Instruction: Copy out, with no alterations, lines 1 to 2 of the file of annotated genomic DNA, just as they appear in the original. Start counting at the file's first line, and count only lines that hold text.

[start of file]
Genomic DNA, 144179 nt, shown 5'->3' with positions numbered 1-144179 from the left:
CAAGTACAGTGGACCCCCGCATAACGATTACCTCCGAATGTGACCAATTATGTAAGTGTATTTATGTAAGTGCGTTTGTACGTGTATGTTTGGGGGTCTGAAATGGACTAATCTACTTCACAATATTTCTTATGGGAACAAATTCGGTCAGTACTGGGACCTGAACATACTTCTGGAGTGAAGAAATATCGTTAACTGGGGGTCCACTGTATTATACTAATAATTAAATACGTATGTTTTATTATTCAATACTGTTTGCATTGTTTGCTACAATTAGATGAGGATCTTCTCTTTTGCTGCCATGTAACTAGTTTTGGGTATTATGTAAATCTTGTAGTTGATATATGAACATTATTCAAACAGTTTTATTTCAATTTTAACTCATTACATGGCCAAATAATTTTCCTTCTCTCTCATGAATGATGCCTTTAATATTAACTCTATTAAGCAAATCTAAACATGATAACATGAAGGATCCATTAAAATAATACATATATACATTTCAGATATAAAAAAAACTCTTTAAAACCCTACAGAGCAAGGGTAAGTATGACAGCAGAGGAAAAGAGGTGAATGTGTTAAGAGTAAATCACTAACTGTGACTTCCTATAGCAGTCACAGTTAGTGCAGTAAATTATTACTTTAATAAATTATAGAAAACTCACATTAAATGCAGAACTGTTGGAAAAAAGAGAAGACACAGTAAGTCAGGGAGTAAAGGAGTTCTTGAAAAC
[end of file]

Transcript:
Genomic DNA, 144179 nt, shown 5'->3' with positions numbered 1-144179 from the left:
CAAGTACAGTGGACCCCCGCATAACGATTACCTCCGAATGTGACCAATTATGTAAGTGTATTTATGTAAGTGCGTTTGTACGTGTATGTTTGGGGGTCTGAAATGGACTAATCTACTTCACAATATTTCTTATGGGAACAAATTCGGTCAGTACTGGGACCTGAACATACTTCTGGAGTGAAGAAATATCGTTAACTGGGGGTCCACTGTATTATACTAATAATTAAATACGTATGTTTTATTATTCAATACTGTTTGCATTGTTTGCTACAATTAGATGAGGATCTTCTCTTTTGCTGCCATGTAACTAGTTTTGGGTATTATGTAAATCTTGTAGTTGATATATGAACATTATTCAAACAGTTTTATTTCAATTTTAACTCATTACATGGCCAAATAATTTTCCTTCTCTCTCATGAATGATGCCTTTAATATTAACTCTATTAAGCAAATCTAAACATGATAACATGAAGGATCCATTAAAATAATACATATATACATTTCAGATATAAAAAAAACTCTTTAAAACCCTACAGAGCAAGGGTAAGTATGACAGCAGAGGAAAAGAGGTGAATGTGTTAAGAGTAAATCACTAACTGTGACTTCCTATAGCAGTCACAGTTAGTGCAGTAAATTATTACTTTAATAAATTATAGAAAACTCACATTAAATGCAGAACTGTTGGAAAAAAGAGAAGACACAGTAAGTCAGGGAGTAAAGGAGTTCTTGAAAAC